Proper Running Form and Muscular Efficiency

If you have already read about our 4 laws of training then you have an idea of what our training system is all about. If you have not read them yet we recommend you check them out first. Either way here is our take on running form and how to train for it.

Wherever you look for training to become a better and faster runner, you will always hear about proper running form. Why is form so important? First off I would like to say that at runwithpower we do not argue the fact that proper running form certainly will improve your running. We differ from most trainers and coaches as to exactly what proper running “form” is. Let me demonstrate this in as few words as possible (a series of books could literally be published on this topic). Most running and speed coaches will try to “teach” athletes what to do with their arms, their knees, their posture, their ankles, so on and so forth, in order to achieve what we would say is the most efficient running stride possible. It’s not hard to recognize when some has improper running form. You literally can see it in the fact that when you watch any group of people running side by side, they all look different.

If there is such thing as the “most efficient stride” then it will look just about the same in every person, doesn’t matter if they areIMG_1565 tall, short, or whatever. If you have been reading about our training philosophy up to this point, maybe you have begun to pick up on our reasoning that when we talk about the correct anatomical position on the structural joints and full range of motion due to an efficient muscular system, when training according to the 4 Laws we have described, all this translates to correct running form.

So in effect, we don’t necessarily believe that you can teach someone proper running form, especially if their muscular system has inefficiencies that affect how their skeletal system is positioned and literally moves. You have to train the body according to the 4 Laws of training we have described in order to allow the body to naturally begin to run with better, more efficient form.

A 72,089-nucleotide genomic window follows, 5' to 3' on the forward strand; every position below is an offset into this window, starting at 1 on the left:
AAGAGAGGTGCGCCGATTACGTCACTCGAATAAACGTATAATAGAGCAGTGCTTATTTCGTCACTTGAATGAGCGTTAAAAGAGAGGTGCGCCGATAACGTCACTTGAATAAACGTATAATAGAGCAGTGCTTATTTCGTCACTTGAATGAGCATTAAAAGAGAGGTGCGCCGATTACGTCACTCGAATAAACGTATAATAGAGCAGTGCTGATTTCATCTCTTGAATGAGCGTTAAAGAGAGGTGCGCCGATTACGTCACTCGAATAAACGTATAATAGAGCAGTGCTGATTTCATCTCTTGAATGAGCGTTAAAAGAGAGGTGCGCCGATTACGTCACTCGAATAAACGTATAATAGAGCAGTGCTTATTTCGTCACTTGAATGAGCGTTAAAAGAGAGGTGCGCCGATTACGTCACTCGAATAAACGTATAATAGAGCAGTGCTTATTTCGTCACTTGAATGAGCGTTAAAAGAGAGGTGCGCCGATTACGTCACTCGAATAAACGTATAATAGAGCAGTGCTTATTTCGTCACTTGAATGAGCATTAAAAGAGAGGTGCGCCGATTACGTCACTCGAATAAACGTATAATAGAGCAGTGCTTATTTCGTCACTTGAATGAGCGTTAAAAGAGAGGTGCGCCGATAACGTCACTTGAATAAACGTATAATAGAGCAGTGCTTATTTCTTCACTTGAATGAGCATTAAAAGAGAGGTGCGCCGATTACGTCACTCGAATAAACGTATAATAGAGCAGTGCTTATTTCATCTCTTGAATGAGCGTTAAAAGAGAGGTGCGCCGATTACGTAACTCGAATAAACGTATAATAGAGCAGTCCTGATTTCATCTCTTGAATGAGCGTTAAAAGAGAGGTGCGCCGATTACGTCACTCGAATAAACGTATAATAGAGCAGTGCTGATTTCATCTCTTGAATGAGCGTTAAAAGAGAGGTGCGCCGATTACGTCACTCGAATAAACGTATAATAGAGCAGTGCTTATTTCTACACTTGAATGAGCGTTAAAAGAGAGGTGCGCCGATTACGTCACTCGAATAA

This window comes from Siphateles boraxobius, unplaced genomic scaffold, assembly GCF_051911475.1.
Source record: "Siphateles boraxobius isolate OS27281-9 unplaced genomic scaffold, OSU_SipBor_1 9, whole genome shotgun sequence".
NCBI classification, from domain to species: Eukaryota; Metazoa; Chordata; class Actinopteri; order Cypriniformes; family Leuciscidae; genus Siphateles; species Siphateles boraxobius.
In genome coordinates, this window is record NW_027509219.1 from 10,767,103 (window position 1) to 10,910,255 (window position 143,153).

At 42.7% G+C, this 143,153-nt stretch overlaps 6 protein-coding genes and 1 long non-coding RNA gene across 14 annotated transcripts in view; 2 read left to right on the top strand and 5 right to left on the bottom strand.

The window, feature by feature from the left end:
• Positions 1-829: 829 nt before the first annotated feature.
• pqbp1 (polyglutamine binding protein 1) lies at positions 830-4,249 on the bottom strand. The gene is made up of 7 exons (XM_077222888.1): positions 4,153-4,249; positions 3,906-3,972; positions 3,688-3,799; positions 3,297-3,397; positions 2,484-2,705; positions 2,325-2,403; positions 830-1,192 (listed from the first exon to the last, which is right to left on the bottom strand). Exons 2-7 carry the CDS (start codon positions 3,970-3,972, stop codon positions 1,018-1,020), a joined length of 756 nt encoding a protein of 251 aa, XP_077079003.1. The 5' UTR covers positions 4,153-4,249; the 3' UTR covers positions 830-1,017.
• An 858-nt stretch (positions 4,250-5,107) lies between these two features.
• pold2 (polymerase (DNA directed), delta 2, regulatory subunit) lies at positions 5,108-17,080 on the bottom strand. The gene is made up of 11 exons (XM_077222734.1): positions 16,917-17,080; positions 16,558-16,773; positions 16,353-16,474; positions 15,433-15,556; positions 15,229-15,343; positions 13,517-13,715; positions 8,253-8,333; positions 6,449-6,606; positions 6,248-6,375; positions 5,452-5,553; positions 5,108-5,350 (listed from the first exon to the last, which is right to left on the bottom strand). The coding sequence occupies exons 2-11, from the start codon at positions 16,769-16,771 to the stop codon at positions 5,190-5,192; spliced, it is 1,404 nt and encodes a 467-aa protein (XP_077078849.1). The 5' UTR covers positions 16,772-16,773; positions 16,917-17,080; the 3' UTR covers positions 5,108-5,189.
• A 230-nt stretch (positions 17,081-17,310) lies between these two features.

An analogy we use frequently is comparing the body to a car. Think of the alignment of a car’s wheels and how the performance of a car might be affected if the wheels were slightly, or drastically, off. A sprinter could be compared to a high performance race car. A long distance runner might be comparable to any car driving thousands of miles. The point is, in the race car analogy, a serious accident could occur if the wheels weren’t aligned properly, or the engine might have to work significantly harder to accelerate a car with poorly aligned wheels. In the analogy of a long drive, they will wear out quickly if they are off, as well as you will get less gas milage over the course of a long trip, say if the tires were flat. The flat, misaligned wheels of a car can easily be compared to skeletal misalignments in our bodies that negatively affect our overall performance.

So our idea of running with proper form is similar to driving a finely tuned car. The difference is you can’t teach a car to realign its wheels. Adjustments have to be made to the actual car itself, just as we have to literally train our muscular system to reposition our joints in a manner that promotes more efficient movement. You can’t just teach someone to run with a more efficient stride. It must be a byproduct of efficient training.

Loren Sheets

2 Comments on this post

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  1. Ryan said:

    This makes a lot of sense. Interesting that a lot of running gurus want to “fix” your running with new gear like shoes. So how do I go about training my muscular system to promote more efficient movement? Do you have suggestions?

    December 4th, 2009 at 10:16 pm
  2. scott said:

    We will be building you a series of programs to show you exactly this. Look for the first of these programs, our Warm-up and Cool-down options for distance and sprint training soon.

    In the meantime keep looking in the categories of whatever style of training your doing for information on how to give your muscles the training they need to help build a higher level of efficiency to run with.

    December 4th, 2009 at 10:44 pm

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